Breath of Clarity

Obedience’s Impact on Society

The texts we’ve analyzed in this course stress that with obedience comes the strengthening of societal norms. The article “Ideology and Terror” explains the consequences of impotence (a powerless feeling experienced by those who lack power to make social and economic change). The people surrender because they recognize their lack of influence. The ultimate response is to step back and resort to norms. This essay explores the ways obedience is beneficial and negative to society.

In the Communist Manifesto, Marx stresses the urgency for disobedience in order to revive the strength of our economy. Marx claims that without class conflict, capitalism won’t work. Every conflict in history sprouted from class struggles and it makes social change happen because economic inequality is the driving force of change. Capitalism drives the two existent classes apart and middle-class gets sucked into the proletariat and the elites gain more power; so, social mobility becomes increasingly difficult. Marx critiques this civilization that turns more people into low-wage workers and calling it civilization. Marx argues that the majority of proletarians need to exhibit revolutionary consciousness in order to save themselves. The class that capitalism created can overthrow it. If the lower class comes together, through labor strikes for example, then the system can be overthrown.

In the article “The Functions of Crime,” Emile Durkheim attests to the claim that disobedience aids the function of society. However, Durkheim’s theory ultimately outlines the ways that obedience is positive for society because crime creates a socio-economic boundary that encourages individuals to be followers of the law instead of rebels. Society with a strong collective conscience usually has strong legal punishment, which instills fear and encourages a marking of certain individuals as outsiders who break the law.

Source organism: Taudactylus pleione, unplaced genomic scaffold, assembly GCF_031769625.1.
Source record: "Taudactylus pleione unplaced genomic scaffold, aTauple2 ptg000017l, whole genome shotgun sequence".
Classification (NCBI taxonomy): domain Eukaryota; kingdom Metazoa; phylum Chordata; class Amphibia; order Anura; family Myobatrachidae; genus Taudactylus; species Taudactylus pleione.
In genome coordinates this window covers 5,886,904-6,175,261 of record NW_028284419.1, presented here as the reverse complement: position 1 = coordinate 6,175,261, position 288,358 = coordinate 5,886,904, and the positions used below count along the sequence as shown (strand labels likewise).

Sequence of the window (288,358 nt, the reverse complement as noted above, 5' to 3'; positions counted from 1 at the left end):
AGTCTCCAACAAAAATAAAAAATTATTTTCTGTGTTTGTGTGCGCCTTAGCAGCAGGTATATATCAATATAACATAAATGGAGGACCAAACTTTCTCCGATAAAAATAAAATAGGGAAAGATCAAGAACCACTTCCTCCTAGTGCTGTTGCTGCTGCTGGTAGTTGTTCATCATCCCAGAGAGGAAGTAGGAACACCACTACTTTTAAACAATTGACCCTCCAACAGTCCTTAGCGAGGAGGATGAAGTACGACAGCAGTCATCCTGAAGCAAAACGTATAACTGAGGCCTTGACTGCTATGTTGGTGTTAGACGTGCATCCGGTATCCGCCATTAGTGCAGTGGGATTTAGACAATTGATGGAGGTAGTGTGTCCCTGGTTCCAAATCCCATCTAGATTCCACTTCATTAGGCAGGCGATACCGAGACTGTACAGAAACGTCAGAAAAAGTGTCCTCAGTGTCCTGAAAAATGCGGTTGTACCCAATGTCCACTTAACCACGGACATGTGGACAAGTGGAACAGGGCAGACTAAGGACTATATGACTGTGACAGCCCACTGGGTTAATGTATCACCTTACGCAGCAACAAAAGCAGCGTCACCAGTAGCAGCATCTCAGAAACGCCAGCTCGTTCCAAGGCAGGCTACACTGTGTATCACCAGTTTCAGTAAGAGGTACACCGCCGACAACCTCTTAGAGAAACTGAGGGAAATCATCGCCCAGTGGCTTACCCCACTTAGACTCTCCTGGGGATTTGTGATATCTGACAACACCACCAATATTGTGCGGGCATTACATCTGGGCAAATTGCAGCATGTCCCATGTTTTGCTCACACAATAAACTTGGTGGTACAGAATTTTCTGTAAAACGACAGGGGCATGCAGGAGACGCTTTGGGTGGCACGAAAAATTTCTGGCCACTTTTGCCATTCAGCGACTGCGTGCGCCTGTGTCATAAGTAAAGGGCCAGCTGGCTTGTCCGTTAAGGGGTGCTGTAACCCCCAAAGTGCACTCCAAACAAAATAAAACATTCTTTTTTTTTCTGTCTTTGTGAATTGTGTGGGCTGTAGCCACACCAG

This creates a boundary in society, which Durkheim claims, most importantly functions to unify those who follow the law. This community determines the circumstances in which killing is justified, such as in combat or for religious sacrifice. The punishment to those who disrespect certain values instills a fear in the followers, which as a result reaffirm social norms. Durkheim states, “crime is necessary because it encourages respect for individual dignity and fuels normal evolution of law” (137). Though, Durkheim contradicts his own argument in his claim that in order for the evolution of morality and law to occur, “the collective sentiments at the basis must not be hostile to change” (138). In order for any sort of revolution to occur, people need to be willing to disobey the current standard thought.

In the article “Religion in Post-Protestant America,” Peter Berger explains that the conflict evolved from religious pluralism is necessary because “present-day America is a very different place from the America which the Constitution was written” (236). Religious obedience fails to acknowledge the difference in culture and morals that exist within the United States. Berger states, “there were simply too many different groups, too many religio-political interests, for any single one to establish dominance” (237). The patterns of immigration drove change that established the end of Protestant social and cultural dominance. Berger contends that “it becomes more difficult to motivate people to make sacrifices for any collective purpose” when their values don’t align. Many of the religio-political progressive eruptions such as the civil rights movement and anti-war movement with leftwing ideas showed that people who are not restricted to a mindset founded in historical tradition are liberated to make positive change.